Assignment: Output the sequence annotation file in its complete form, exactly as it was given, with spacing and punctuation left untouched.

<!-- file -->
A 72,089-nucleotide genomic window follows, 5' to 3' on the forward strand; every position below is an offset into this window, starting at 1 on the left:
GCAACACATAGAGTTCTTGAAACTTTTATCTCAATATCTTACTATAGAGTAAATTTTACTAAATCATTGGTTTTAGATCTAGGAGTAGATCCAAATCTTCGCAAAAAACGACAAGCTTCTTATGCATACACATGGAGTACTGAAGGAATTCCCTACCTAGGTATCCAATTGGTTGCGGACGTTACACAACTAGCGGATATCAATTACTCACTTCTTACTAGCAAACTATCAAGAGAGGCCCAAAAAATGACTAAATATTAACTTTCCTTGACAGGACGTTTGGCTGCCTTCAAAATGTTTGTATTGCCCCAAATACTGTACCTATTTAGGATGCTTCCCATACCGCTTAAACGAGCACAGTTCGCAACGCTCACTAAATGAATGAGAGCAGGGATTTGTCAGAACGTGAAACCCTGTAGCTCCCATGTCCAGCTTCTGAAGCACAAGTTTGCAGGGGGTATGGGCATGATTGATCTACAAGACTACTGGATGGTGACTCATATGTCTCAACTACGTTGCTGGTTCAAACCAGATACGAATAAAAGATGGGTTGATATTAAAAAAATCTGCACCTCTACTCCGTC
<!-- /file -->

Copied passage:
A 72,089-nucleotide genomic window follows, 5' to 3' on the forward strand; every position below is an offset into this window, starting at 1 on the left:
GCAACACATAGAGTTCTTGAAACTTTTATCTCAATATCTTACTATAGAGTAAATTTTACTAAATCATTGGTTTTAGATCTAGGAGTAGATCCAAATCTTCGCAAAAAACGACAAGCTTCTTATGCATACACATGGAGTACTGAAGGAATTCCCTACCTAGGTATCCAATTGGTTGCGGACGTTACACAACTAGCGGATATCAATTACTCACTTCTTACTAGCAAACTATCAAGAGAGGCCCAAAAAATGACTAAATATTAACTTTCCTTGACAGGACGTTTGGCTGCCTTCAAAATGTTTGTATTGCCCCAAATACTGTACCTATTTAGGATGCTTCCCATACCGCTTAAACGAGCACAGTTCGCAACGCTCACTAAATGAATGAGAGCAGGGATTTGTCAGAACGTGAAACCCTGTAGCTCCCATGTCCAGCTTCTGAAGCACAAGTTTGCAGGGGGTATGGGCATGATTGATCTACAAGACTACTGGATGGTGACTCATATGTCTCAACTACGTTGCTGGTTCAAACCAGATACGAATAAAAGATGGGTTGATATTAAAAAAATCTGCACCTCTACTCCGTC